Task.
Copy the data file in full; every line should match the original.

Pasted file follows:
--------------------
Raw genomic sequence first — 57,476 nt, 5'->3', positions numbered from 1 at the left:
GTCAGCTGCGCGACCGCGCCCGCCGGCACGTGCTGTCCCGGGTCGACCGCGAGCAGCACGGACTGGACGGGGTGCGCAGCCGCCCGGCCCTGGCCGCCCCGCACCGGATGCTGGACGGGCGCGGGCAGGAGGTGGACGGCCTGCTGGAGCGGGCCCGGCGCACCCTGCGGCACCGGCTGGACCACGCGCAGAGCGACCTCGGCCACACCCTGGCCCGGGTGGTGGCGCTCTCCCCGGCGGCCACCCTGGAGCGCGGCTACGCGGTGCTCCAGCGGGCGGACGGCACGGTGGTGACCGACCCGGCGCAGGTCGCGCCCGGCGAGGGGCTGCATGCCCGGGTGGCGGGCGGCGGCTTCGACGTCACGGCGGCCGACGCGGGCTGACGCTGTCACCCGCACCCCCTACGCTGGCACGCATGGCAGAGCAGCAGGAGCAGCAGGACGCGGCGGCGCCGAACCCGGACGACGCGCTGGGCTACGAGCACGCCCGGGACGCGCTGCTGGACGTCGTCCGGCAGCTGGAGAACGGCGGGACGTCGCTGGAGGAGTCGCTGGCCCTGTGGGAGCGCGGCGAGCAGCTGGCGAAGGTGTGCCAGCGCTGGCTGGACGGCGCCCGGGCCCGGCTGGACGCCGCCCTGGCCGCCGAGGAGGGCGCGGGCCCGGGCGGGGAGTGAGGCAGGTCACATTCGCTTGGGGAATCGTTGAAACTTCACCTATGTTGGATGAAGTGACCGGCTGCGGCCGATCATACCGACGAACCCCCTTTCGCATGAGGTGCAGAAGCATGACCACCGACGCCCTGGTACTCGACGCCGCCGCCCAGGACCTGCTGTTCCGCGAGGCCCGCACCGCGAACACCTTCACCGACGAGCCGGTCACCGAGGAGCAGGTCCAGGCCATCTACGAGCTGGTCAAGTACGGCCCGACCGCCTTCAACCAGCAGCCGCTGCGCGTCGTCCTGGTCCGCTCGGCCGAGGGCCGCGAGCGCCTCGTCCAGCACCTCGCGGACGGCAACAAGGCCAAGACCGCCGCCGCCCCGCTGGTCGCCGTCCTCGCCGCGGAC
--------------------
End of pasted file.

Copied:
Raw genomic sequence first — 57,476 nt, 5'->3', positions numbered from 1 at the left:
GTCAGCTGCGCGACCGCGCCCGCCGGCACGTGCTGTCCCGGGTCGACCGCGAGCAGCACGGACTGGACGGGGTGCGCAGCCGCCCGGCCCTGGCCGCCCCGCACCGGATGCTGGACGGGCGCGGGCAGGAGGTGGACGGCCTGCTGGAGCGGGCCCGGCGCACCCTGCGGCACCGGCTGGACCACGCGCAGAGCGACCTCGGCCACACCCTGGCCCGGGTGGTGGCGCTCTCCCCGGCGGCCACCCTGGAGCGCGGCTACGCGGTGCTCCAGCGGGCGGACGGCACGGTGGTGACCGACCCGGCGCAGGTCGCGCCCGGCGAGGGGCTGCATGCCCGGGTGGCGGGCGGCGGCTTCGACGTCACGGCGGCCGACGCGGGCTGACGCTGTCACCCGCACCCCCTACGCTGGCACGCATGGCAGAGCAGCAGGAGCAGCAGGACGCGGCGGCGCCGAACCCGGACGACGCGCTGGGCTACGAGCACGCCCGGGACGCGCTGCTGGACGTCGTCCGGCAGCTGGAGAACGGCGGGACGTCGCTGGAGGAGTCGCTGGCCCTGTGGGAGCGCGGCGAGCAGCTGGCGAAGGTGTGCCAGCGCTGGCTGGACGGCGCCCGGGCCCGGCTGGACGCCGCCCTGGCCGCCGAGGAGGGCGCGGGCCCGGGCGGGGAGTGAGGCAGGTCACATTCGCTTGGGGAATCGTTGAAACTTCACCTATGTTGGATGAAGTGACCGGCTGCGGCCGATCATACCGACGAACCCCCTTTCGCATGAGGTGCAGAAGCATGACCACCGACGCCCTGGTACTCGACGCCGCCGCCCAGGACCTGCTGTTCCGCGAGGCCCGCACCGCGAACACCTTCACCGACGAGCCGGTCACCGAGGAGCAGGTCCAGGCCATCTACGAGCTGGTCAAGTACGGCCCGACCGCCTTCAACCAGCAGCCGCTGCGCGTCGTCCTGGTCCGCTCGGCCGAGGGCCGCGAGCGCCTCGTCCAGCACCTCGCGGACGGCAACAAGGCCAAGACCGCCGCCGCCCCGCTGGTCGCCGTCCTCGCCGCGGAC